Freedom State

When #EqualityForAll does not include Christian bakers

Jack Phillips, owner of Masterpiece Cakeshop, opens his doors to everyone. “People of all walks of life are always welcome in the store… I serve everybody, I just don’t make cakes for every event,” Phillips has said. Phillips is a Christian, which means he refuses to use his artistry to decorate cakes that endorse a message contrary to his faith and conviction. “There are certain messages that I don’t create,” Phillips states. “I don’t do cakes for Halloween, I don’t do cakes that would promote sexual things, or anti-American things, or things that would disparage other people, including [those] that identify as LGBT.”

So, in 2012, when Charlie Craig and David Mullins entered the store and asked Phillips to design a custom wedding cake for their same-sex marriage, Phillips politely declined. “Sorry, guys, I don’t make cakes for same-sex weddings,” Phillips said, before suggesting they pick a pre-made cake. The conversation lasted less than 30 seconds, but what followed would last five years.

The couple filed a charge with the Colorado Civil Rights Commission, alleging Phillips discriminated against them, violating Colorado’s Public Accommodations Law, which forbids discrimination on the grounds of “disability, race, creed, color, sex, sexual orientation, marital status, national origin or ancestry.” Commissioner Diaan Rice of the Colorado Civil Rights Commission ruled in favour of Craig and Mullins, claiming sexual orientation is a protected class, like race:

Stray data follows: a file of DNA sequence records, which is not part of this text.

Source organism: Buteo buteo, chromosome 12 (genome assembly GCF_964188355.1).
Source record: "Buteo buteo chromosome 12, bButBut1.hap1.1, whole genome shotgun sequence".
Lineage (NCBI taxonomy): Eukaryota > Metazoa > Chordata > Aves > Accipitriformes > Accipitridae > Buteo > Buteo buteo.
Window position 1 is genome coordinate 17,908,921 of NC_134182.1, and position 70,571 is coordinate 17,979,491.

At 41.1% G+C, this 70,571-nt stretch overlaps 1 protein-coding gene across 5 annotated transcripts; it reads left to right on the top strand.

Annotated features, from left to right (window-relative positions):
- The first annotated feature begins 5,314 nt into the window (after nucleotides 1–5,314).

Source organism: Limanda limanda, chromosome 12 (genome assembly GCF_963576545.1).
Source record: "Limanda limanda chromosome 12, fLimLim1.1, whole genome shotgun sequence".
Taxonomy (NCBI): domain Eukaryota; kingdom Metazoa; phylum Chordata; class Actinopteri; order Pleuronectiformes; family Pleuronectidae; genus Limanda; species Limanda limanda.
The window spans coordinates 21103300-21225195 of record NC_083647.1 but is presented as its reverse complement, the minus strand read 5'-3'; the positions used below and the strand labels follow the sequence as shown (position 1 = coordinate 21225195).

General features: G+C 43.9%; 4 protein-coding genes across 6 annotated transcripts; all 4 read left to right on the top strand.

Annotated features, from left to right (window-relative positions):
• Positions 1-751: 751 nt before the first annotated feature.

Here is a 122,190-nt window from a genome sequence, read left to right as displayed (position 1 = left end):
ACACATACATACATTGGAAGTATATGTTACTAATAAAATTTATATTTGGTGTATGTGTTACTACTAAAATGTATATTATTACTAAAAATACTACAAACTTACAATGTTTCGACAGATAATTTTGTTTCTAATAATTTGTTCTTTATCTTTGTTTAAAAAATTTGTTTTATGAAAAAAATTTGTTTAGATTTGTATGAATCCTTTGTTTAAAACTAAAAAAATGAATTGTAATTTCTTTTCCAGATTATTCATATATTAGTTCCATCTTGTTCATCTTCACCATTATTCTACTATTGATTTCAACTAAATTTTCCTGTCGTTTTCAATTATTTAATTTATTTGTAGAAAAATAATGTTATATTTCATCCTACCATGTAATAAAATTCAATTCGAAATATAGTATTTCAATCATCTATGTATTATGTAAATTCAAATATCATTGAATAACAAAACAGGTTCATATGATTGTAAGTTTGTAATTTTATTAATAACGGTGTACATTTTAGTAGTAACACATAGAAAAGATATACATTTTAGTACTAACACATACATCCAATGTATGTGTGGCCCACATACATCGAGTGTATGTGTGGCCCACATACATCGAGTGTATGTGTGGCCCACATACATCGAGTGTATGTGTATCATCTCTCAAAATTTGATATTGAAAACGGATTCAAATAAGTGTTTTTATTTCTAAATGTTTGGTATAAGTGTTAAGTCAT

“The U.S. Supreme Court has found over and over that you cannot discriminate on the basis of race, and sexual orientation is a status absolutely like race.”

Subsequently, the case went to the Court of Appeals, which similarly found Phillips had no First Amendment rights in this case, as he was not engaging in speech. Phillips was forced to appeal to the U.S. Supreme Court. A ruling is set to take place before the end of June 2018.

During the course of this ordeal, Phillips’ small family business has suffered immensely. “We decided a while back that when the ruling came down, we wouldn’t make any wedding cakes, period,” Phillips said. This decision has cost the business up to 40% of their income. “Before this happened, I had 10 people on payroll. Now, I have four, counting me.”

“There were days when my wife was actually afraid to come to the shop. We’ve had death threats, harassing phone calls, been forced by the government to give up 40% of our income…”

In response, a GoFundMe campaign was set up to support Masterpiece Cakeshop which has exceeded their goal of $10,000 by more than $4,000.

Lawyer Kristen Waggoner, from Alliance Defending Freedom, explains the significance of this case:

“What’s at stake in this case is the right of all creative professionals to be able to create artistic expression that’s consistent with their convictions. But I think we really need to ask ourselves–it’s not just the Christian faith that’s under attack here–are we really willing to have Jewish, Muslim, Catholic, Protestant creative professionals all purged from the public square simply because of their religious beliefs?”

As Devin Sena states: “Bakers can refuse to decorate a cake with a swastika, or a racial slur. Photographers can refuse to do a nude photoshoot. This case is about individual liberties, not LGBT rights.” In the video below, Michael Knowles, from the Daily Wire points out: “Anti-Discrimination laws entitle you to an artists product, but not to their creativity.” There is a difference, and that is the real issue here.

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